The year 2021 was a hard one for many of us who lost loved ones. Joy seemed to have disappeared from our lives as we mourned the loss of family members and friends, the loss of the way things used to be. Life often didn’t seem fair and certainly didn’t seem to be getting back to normal. Someone described to me that they felt like they were walking around with cotton surrounding them, going through the motions of living but not really being in the moment or feeling anything. As this column is being written right before Christmas, 2021, joy seems allusive. We may sing “Joy to the World” but actually feeling the joy can be difficult, especially when life hands us setbacks and pain. How can we rekindle that joy?
When I read that the Selah Theatre based in Winchester (formerly in Front Royal, VA.) was performing a play which I first saw on December 24, 2012, at the Wayside Theater in December, 2021, I decided that I must see it. In 2012, when my husband and I came out of the Wayside Theatre that Christmas Eve, snow was magically falling. Life was joyful! Selah Theatre presented the play twice in Front Royal. The play meant so much to my sister and I when we went in December, 2018, after our mother died that November. Our mother loved her cardinals on her rural farm, which she called “redbirds.” I have now seen the play four times, and each time it brings me joy, even as I shed tears of sadness.
The play, Glory Bea! A Shenandoah Christmas Story, was inspired by the song “Shenandoah Christmas,” written and performed by Rich Follett. Follett and co-author Larry Dahlke were actors in the Wayside show Forever Plaid and got along so well that according to Follett after a “lively dressing room dialogue that we should write a show together.” Dahlke replied, “I dare you … get started” says Follett, and they got started writing! Follett says the words in his song “redbirds in the cedar” led to the redbirds being three angels several times in the play.
To be sure that the show was historically accurate, Follett researched weather reports, train schedules, and many other details from the era of the Great Depression in the 1930s. The story centers on the father who goes to work in the Blue Ridge mountains building the Shenandoah National Park and Skyline Drive with the Civilian Conservation Corps to provide for his family tries to keep his promise to get home by Christmas even as the Blizzard of 1933 shuts down the “Good News Train,” and his pregnant wife who with their young daughter struggles to keep the farm going, and get caught in a snowstorm too when out to get a Christmas tree for the church. The wife goes into labor and sends daughter Gloria Beatrice to fetch the doctor in the snow. Miracles happen in the end.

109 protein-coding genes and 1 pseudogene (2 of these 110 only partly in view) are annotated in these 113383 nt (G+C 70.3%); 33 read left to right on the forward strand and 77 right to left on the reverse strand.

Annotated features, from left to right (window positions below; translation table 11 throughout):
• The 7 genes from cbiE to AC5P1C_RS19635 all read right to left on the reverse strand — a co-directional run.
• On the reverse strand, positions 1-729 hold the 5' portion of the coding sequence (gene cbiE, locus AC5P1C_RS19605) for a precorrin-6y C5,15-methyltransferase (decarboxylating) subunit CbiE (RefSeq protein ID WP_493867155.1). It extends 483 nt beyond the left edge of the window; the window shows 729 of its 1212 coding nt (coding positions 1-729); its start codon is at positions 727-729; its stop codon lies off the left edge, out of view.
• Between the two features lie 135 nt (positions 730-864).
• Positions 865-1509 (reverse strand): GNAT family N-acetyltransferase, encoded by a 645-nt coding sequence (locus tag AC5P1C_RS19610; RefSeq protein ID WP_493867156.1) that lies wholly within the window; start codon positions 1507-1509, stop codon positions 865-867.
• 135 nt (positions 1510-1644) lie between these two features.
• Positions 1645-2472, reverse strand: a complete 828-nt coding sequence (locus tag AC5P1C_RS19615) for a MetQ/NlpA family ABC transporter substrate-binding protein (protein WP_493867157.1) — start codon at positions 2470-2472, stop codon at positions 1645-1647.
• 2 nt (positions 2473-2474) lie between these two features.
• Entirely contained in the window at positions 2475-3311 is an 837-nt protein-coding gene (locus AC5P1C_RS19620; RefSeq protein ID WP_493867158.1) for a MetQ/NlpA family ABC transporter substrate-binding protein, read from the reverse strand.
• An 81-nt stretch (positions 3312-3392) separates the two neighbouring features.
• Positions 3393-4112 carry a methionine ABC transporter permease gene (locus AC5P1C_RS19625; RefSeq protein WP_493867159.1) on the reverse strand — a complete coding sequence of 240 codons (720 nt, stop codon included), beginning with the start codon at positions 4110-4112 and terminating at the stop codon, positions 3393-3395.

In Maria Kondo’s book The Life-Changing Magic of Tidying Up: The Japanese Art of De-cluttering and Organizing, she talks about choosing what items to keep when trying to simplify one’s life. She advises her readers not to focus on what to discard, but to cherish the things that one loves. She directs us to “take each item in one’s hand and ask: ‘Does this spark joy?’ If it does, keep it. If not, dispose of it.”
Perhaps we need to start the New Year by focusing on what “sparks joy” for us, not just the things in our lives, but the people and the experiences which can sustain us. My husband enjoyed the play the first time, but it did not “spark joy” enough for him to attend more than once. Once was enough for my sister, too. But for me, seeing Glory Bea! A Shenandoah Christmas, continues to bring joy, perhaps because I have worked with Rich Follett who is a National Board Certified Teacher in English for Young Adults and have enjoyed his singing in two of the performances of Glory Bea!, at a state Teacher of the Year banquet, and in other venues.
Although I enjoyed hearing Three Dog Night sing their “Joy to the World” live back in the day, the lyrics of “Shenandoah Christmas” mean more: “It’s a Shenandoah Christmas, and the world is at peace, with hope newly rising like a star in the east, it’s the sweetest Alleluia this old world has ever sung, when Shenandoah Christmas JOYFUL comes.”
Driving home from Lord Fairfax Community College’s Willliam H. McCoy Theatre in Middletown, near the now closed Wayside Theatre where I first saw the play, I played my CD of “Shenandoah Christmas” on repeat. Singing along, I felt the “Joy, joy, joy, joy, down in my heart” as we used to sing at Bible School. Even when we despair of being joyful again, we can experience joy by finding a spark! I hope that YOU can find a spark of joy in 2022!